The ballot paper will be in English only, but counting officers may choose to display a translation of the ballot paper at polling stations if they consider this appropriate, depending on local circumstances. Voter information will also be available in other languages on request. This is standard practice for national and local elections. This will ensure that those who are more comfortable reading directions in a language other than English can also take part in the democratic process.

Counting officers will be required to provide an enlarged, hand-held, sample copy of the ballot paper for partially-sighted people and a device for enabling blind or partially-sighted voters to vote without any need for assistance. Voters can also apply to the presiding officer in charge of the polling station to be allowed to vote with the assistance of a companion, on the grounds of blindness, other physical disability or inability to read. The presiding officer can also, on request, assist disabled voters to vote.

In line with elections, the counting officer will be required to ensure that polling stations are accessible to all. This will be covered in further detail by the guidance issued by the Chief Counting Officer and Electoral Commission.


It is proposed that the voting age be the same as at the Independence Referendum in 2014 and the Scottish Parliament and Local Government elections held since then, to allow people aged 16 and over, who are otherwise eligible, to vote in this referendum. As set out in the policy memorandum, the intention is that the referendum franchise should continue to mirror the Local Government and Scottish Parliament franchise in future, taking into account the changes proposed in the forthcoming Electoral Franchise Bill to enfranchise foreign nationals, and correct the ECHR incompatibility on prisoner voting.


The Scottish Government understands the importance of ensuring that voters are aware of how to register to vote and how to cast their vote, whether in a polling station or by post. The Bill will give the Electoral Commission a statutory responsibility for public awareness which will cover how and when to register and how and when to vote. This will be factual information only and will not cover the substance of the referendum, which will be for the designated organisations and other campaigners to communicate to voters.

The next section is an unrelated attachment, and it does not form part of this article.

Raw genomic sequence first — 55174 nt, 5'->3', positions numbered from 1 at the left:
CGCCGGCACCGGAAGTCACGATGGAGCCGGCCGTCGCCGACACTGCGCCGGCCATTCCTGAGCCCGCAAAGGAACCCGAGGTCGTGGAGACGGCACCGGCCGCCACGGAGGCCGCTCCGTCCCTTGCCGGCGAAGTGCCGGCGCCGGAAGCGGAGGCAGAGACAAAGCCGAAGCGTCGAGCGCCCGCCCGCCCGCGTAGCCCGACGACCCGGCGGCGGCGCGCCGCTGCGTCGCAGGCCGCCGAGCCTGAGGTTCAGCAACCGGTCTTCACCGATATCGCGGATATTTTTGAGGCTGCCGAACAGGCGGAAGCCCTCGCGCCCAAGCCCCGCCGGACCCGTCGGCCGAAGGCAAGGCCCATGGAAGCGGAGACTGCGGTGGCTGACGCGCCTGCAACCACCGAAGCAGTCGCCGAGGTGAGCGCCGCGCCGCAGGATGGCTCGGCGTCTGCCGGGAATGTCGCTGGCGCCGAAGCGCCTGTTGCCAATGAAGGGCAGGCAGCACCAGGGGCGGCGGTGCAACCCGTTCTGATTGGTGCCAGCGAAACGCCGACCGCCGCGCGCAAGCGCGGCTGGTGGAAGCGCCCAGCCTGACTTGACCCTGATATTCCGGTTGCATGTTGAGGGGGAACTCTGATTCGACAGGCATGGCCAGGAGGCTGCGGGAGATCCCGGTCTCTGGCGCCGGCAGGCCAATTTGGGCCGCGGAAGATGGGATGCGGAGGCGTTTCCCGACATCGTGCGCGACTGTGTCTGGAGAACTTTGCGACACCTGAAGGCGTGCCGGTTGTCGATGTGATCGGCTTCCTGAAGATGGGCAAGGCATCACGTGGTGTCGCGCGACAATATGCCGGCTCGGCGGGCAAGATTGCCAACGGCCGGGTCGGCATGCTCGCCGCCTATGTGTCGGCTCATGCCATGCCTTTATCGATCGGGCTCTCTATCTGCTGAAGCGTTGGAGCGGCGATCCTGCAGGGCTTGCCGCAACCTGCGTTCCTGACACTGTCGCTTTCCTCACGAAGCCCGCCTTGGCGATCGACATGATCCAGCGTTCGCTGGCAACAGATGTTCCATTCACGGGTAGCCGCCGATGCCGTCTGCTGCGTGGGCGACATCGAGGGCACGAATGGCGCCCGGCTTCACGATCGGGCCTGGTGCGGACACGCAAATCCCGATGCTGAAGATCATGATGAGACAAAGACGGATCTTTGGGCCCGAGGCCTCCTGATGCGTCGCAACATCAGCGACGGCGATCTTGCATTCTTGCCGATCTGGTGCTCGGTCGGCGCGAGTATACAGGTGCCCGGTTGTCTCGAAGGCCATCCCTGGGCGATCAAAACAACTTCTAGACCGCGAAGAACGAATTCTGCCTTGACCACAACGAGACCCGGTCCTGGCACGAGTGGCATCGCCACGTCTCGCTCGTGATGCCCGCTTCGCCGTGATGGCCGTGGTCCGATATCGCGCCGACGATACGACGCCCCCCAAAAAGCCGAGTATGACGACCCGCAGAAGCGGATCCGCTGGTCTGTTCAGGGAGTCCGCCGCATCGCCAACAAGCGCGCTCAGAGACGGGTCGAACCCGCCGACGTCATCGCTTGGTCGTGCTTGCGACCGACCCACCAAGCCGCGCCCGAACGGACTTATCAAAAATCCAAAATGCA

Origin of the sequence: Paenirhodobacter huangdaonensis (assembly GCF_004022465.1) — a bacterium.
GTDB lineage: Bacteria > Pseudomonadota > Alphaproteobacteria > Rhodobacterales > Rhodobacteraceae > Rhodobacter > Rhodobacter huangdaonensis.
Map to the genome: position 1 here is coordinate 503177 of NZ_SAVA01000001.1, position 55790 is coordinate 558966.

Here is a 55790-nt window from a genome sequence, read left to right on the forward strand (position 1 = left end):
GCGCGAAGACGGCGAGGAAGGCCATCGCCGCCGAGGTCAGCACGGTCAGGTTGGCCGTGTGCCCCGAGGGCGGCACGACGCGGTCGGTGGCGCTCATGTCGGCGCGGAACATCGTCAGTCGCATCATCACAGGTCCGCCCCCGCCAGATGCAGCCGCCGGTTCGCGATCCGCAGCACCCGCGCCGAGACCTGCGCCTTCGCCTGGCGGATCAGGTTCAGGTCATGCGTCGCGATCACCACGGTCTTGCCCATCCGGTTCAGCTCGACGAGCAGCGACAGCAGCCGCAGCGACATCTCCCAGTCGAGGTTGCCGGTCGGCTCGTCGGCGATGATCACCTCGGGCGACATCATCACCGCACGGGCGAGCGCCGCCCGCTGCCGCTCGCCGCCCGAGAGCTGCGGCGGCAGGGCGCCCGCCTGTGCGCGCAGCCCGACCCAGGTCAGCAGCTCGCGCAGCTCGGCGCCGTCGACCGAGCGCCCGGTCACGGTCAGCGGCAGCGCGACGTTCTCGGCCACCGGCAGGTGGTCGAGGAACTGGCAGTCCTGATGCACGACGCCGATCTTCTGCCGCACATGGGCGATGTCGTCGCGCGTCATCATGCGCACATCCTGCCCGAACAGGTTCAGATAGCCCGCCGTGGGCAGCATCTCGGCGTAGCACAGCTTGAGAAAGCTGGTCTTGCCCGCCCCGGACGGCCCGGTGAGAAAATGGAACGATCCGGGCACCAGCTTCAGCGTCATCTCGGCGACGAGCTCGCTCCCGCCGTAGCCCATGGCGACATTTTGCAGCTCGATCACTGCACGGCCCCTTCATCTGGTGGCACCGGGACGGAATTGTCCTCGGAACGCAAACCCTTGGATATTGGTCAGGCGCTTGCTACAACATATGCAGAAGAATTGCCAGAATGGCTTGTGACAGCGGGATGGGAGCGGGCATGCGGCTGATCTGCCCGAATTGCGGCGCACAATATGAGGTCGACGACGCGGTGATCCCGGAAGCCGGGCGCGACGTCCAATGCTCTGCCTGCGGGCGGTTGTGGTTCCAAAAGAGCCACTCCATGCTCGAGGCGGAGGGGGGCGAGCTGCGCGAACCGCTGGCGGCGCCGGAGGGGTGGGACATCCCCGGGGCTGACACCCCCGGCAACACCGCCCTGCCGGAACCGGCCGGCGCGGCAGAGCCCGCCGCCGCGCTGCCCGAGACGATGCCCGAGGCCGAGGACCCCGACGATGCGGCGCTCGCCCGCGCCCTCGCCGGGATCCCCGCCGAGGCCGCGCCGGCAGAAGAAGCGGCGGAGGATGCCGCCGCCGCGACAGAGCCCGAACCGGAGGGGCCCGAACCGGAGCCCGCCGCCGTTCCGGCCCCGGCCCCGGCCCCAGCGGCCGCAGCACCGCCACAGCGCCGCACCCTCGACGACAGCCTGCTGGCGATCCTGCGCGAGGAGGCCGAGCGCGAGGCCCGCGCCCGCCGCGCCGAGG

In line with the Scottish Government's commitment in the British Sign Language (BSL) National Plan, guidance on how and when to register and how and when to vote will be available in BSL.

Electoral registration officers (EROs) will also have a role to play in encouraging and facilitating registration of all those who will be able to vote in the referendum.

The Electoral Commission and EROs are likely to target their awareness raising activities to specific groups to ensure voters understand the registration and voting process.

Recommendations and Conclusions

Following the EQIA, which was largely based on the analysis of responses to the public consultation, no significant changes to the policy were deemed necessary due to the fact that the proposed arrangements for the running of referendums are based on existing electoral legislation, guidance and good practice. However, the consultation process contributed to the development of policy.

When the Bill is enacted, the policy will be implemented by the Electoral Commission, the Electoral Management Board for Scotland and Scottish Government officials. The Bill gives the Electoral Commission the role of overseeing and monitoring the conduct and administration of referendums, and monitoring compliance with campaign regulations. The Commission will report on the conduct of the referendums to the Scottish Parliament.